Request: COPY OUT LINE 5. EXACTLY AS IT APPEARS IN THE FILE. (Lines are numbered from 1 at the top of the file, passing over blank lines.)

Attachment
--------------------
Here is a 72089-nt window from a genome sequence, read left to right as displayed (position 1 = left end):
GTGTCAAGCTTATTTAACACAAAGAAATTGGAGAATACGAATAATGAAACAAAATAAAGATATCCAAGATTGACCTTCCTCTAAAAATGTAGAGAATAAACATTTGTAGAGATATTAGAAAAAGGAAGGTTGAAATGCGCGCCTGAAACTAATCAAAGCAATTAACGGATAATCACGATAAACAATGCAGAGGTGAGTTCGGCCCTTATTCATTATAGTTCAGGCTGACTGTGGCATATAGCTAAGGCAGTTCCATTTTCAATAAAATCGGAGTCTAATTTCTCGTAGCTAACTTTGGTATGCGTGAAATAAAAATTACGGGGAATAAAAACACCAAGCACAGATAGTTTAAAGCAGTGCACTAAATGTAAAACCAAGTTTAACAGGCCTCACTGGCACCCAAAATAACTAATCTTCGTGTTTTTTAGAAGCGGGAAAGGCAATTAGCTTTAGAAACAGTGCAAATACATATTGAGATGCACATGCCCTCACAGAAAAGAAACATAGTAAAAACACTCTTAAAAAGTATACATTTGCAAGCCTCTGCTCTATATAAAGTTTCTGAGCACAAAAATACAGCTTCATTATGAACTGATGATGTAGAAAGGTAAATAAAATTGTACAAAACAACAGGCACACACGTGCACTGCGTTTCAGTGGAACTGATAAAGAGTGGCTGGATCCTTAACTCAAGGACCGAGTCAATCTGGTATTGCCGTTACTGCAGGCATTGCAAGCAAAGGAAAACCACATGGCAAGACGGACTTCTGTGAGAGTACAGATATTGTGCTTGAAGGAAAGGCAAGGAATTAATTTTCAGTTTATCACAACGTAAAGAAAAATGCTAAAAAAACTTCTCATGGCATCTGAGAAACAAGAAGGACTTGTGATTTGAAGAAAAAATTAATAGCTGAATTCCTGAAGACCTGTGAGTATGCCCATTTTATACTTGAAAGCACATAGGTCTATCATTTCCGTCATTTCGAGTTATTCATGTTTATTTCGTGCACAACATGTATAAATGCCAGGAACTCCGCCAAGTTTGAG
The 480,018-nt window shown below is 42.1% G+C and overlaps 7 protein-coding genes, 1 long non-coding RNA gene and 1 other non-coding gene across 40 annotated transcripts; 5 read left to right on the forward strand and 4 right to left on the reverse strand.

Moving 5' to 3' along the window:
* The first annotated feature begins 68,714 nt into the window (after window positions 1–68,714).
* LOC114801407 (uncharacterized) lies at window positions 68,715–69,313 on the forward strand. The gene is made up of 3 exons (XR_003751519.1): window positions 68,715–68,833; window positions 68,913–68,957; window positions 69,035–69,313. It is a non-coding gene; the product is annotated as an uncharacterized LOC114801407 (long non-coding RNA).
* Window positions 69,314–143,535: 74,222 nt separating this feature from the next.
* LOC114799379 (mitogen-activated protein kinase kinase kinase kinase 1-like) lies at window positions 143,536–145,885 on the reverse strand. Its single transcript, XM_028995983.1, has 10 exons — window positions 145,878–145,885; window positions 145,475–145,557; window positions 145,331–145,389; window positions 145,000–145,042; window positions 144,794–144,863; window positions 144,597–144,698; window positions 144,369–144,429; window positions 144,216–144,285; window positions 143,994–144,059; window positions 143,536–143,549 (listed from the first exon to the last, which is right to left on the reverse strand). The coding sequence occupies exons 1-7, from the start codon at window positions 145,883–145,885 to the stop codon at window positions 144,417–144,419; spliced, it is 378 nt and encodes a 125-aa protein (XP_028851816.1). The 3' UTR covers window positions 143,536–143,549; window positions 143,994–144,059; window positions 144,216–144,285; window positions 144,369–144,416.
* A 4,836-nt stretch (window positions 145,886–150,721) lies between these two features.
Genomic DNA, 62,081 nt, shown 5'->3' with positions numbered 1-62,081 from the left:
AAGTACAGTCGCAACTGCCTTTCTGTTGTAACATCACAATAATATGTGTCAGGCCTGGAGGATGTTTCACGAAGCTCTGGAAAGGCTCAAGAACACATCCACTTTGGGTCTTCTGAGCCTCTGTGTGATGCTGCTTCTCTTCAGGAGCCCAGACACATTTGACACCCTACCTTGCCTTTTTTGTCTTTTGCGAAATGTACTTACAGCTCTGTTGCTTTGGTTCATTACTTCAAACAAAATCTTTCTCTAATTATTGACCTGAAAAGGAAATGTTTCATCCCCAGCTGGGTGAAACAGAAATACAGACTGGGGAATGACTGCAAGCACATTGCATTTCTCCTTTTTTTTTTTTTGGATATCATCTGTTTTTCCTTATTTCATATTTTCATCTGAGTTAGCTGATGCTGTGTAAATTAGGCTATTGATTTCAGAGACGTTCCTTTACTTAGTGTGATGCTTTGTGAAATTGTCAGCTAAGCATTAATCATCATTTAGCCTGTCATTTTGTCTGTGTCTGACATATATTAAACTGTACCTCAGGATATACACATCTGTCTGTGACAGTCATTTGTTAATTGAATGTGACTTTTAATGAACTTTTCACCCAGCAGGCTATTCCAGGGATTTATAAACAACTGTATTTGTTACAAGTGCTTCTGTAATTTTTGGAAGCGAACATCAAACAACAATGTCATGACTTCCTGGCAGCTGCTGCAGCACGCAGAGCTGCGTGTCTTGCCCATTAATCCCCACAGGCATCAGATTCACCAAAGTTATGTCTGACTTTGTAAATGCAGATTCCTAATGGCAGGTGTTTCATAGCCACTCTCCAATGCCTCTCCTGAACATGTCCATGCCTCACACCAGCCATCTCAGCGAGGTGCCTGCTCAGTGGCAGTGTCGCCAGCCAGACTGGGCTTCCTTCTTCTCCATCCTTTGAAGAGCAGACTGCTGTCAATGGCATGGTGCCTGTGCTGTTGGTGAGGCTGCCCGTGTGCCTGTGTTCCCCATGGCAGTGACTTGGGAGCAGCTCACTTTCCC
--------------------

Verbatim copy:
* The first annotated feature begins 68,714 nt into the window (after window positions 1–68,714).